Pacemakers today are designed to interrupt lives as little as possible. Farmers returning to work with a pacemaker can raise some concerns. Minimal restrictions are required in the work place, but several modifications may be necessary to the way tasks are performed.
Universal Design is a worldwide movement promoting design concepts and principles to support an expanding demographic of people living with a wide array of disabilities, age-related limitations, and chronic health conditions. Universal Design is the creation of products and environments meant to be usable by all people, to the greatest extent possible, without need for adaptation or specialization. The primary focus of Universal Design has revolved around elements of the home and development of user-friendly products.
People with a pre-existing condition, such as limited mobility, heart disease, and taking certain medications can be at higher risk to a heat stress injury. The most serious are heat stroke and heat exhaustion. With or without a pre-existing condition, heat stroke and exhaustion are both serious medical emergencies and action should be taken immediately.
Older farmers remain active on the farm for several reasons including good health, desire to remain active, financial, or enjoyment of life on the farm. The average age of farmers in Ohio is 56 years. However, farming is traditionally a labor-intensive profession that involves physically demanding work. For older farmers, this can present problems in the form of health or safety issues. Many farmers as they age may not be aware of changes in their sensory systems because these changes are usually gradual. Some considerations include:
Ergonomics is the science of designing the job, equipment, and workplace to fit the worker, while maintaining the efficiency of people in the workplace. The use of ergonomics keeps workers safe, comfortable, and productive. Improving work posture, reduced force, and less repetition prevents injuries. Due to the labor-intensive nature of farming, ergonomics can be of great value in reducing the risk of injuries. Remember that old habits do die hard and many farming practices have been passed down from generation to generation.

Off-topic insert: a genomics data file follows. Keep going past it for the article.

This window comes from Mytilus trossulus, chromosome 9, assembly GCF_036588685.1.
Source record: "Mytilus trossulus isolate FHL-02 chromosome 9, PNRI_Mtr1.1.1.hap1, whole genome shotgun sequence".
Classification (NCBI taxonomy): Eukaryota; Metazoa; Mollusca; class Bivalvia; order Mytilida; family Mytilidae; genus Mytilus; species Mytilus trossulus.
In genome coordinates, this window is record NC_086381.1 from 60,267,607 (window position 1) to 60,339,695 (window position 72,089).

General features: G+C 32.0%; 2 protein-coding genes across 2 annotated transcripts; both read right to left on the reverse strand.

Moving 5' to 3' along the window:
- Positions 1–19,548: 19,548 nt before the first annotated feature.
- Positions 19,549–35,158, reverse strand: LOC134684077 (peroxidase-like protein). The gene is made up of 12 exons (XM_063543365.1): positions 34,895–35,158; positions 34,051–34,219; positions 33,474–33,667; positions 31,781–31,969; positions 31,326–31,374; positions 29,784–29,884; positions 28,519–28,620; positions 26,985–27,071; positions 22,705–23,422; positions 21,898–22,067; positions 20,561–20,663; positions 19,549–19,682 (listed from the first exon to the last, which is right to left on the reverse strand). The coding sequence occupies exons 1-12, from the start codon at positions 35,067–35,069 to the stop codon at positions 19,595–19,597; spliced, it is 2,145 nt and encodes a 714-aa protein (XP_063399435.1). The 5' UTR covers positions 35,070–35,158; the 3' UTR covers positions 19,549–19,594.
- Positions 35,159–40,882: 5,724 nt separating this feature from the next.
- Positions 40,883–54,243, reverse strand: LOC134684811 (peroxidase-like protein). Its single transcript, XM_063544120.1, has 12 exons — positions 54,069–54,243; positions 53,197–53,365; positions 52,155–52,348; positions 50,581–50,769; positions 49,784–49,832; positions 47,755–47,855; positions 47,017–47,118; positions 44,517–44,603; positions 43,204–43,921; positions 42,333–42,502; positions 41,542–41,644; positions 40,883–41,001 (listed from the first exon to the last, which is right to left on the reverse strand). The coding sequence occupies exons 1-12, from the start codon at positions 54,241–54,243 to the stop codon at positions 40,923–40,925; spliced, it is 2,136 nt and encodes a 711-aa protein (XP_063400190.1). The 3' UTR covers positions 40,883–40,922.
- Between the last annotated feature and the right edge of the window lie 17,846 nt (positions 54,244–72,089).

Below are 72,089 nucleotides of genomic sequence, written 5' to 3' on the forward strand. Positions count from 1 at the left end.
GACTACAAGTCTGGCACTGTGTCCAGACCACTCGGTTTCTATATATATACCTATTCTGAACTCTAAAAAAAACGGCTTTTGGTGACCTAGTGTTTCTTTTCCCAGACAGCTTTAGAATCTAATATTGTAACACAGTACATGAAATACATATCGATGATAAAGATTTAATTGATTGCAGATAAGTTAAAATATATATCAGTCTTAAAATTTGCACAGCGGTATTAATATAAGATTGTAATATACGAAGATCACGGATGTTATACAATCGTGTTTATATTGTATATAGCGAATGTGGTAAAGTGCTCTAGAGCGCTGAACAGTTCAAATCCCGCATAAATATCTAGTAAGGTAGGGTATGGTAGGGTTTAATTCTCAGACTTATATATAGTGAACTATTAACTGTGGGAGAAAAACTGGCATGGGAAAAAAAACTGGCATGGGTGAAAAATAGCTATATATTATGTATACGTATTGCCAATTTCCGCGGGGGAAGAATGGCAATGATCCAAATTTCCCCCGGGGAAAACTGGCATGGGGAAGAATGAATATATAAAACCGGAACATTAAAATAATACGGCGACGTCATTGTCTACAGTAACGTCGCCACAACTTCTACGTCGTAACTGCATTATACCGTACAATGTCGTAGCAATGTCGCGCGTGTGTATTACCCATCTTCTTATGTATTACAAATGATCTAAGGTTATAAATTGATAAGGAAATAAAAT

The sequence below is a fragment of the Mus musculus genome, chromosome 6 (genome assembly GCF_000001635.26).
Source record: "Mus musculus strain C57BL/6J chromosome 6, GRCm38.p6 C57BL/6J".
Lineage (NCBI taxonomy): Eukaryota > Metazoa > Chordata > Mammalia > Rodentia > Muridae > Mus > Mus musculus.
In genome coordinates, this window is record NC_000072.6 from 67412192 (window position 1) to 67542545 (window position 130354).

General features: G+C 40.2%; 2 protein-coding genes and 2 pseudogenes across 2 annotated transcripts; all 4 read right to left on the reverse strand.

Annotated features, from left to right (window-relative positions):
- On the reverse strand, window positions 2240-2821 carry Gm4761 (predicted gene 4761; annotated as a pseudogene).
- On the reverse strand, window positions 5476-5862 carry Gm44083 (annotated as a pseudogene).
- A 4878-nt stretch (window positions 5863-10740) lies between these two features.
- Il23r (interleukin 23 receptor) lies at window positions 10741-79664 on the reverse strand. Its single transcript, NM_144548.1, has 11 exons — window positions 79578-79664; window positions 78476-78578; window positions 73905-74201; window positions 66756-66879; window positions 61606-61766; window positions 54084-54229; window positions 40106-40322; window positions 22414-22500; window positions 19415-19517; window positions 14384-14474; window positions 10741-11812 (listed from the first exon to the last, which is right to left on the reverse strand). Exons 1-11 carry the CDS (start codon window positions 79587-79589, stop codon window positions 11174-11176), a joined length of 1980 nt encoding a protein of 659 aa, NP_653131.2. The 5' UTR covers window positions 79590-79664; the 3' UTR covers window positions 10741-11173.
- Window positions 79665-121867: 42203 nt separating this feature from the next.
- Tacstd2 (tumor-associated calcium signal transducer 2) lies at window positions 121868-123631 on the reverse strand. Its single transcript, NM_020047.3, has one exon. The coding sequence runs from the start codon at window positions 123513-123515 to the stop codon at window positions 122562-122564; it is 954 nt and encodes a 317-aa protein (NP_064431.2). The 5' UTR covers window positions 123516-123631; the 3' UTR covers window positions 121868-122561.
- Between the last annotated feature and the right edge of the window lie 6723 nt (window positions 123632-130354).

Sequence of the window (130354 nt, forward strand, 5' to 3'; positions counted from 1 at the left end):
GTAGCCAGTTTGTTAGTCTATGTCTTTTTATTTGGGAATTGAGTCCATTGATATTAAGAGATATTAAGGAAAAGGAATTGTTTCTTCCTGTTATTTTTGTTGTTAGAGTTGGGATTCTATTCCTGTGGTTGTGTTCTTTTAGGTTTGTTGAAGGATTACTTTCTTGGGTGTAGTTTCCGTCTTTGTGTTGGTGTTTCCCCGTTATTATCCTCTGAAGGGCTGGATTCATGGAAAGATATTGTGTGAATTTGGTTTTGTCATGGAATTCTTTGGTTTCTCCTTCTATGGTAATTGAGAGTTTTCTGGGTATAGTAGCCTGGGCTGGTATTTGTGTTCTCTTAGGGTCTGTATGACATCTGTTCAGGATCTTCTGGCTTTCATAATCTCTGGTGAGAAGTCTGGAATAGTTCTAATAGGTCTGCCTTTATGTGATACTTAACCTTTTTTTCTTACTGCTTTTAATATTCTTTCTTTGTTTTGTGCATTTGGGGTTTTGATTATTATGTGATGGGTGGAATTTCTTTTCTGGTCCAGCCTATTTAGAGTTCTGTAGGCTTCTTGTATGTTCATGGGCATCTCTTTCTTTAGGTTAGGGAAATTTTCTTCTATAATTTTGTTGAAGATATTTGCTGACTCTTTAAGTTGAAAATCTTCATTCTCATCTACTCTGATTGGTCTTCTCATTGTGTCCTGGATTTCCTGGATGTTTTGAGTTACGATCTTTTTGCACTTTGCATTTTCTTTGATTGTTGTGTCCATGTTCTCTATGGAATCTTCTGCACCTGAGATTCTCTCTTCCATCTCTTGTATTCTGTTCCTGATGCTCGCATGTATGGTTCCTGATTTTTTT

Approximately 25 percent of all work place injuries in Ohio result from overexertion caused by lifting, pulling, or pushing objects. Overexertion is spraining a ligament or straining a tendon or a muscle and occurs when the amount of work attempted exceeds the limits of the body parts doing the work. People with a preexisting condition, limited mobility, or aging limitations are more prone to overexertion injuries. In some cases individuals will overuse one body part to compensate for the limitation of another body part.
In agriculture, farmers are always carrying objects from one location to another. The objects may range from a bag of seed corn to the planter, parts to a piece of equipment, buckets of feed to livestock, or to bales of hay. Individuals engaged in farming with a disability or physical limitation should take preventive measures to protect their backs. Approximately 25 percent of Ohio work related injuries are from overexertion when lifting.
Agriculture is a labor-intensive occupation that involves a hands-on approach to every work day. Safety precautions need to be considered when working around farm equipment or livestock. If precautions are not taken seriously, it is easy to be caught-in, caught-between, or struck by objects, leading to serious injuries. People with limited mobility, lack of range of motion, or diminished reaction time are at higher risk.
Several types of walking and working surfaces are on farms and farmers may encounter some or even all of them throughout the workday. Farmers with a disability or mobility limitation can have an increased risk of injury from a trip, slip, or fall because of the variety of surfaces they encounter on a regular basis. Individuals facing mobility issues or a diminished sense of balance are at greatest risk of injury when transferring from one surface to the next.
Manure is one of the most commonly digested materials to produce energy (EPA AgStar). (See Table 1.) The most desirable product of anaerobic digestion is biogas, which can be used for heating, lighting, electricity generation, and cooking. Biogas generally contains 60–70% methane and 30–40% carbon dioxide (Beck). The energy content of biogas with 60% methane content is about 600 Btu/ft3 compared to natural gas at 1,000 Btu/ft3 (Balsam). The effluent slurry from a biogas digester is another key by-product of anaerobic digestion.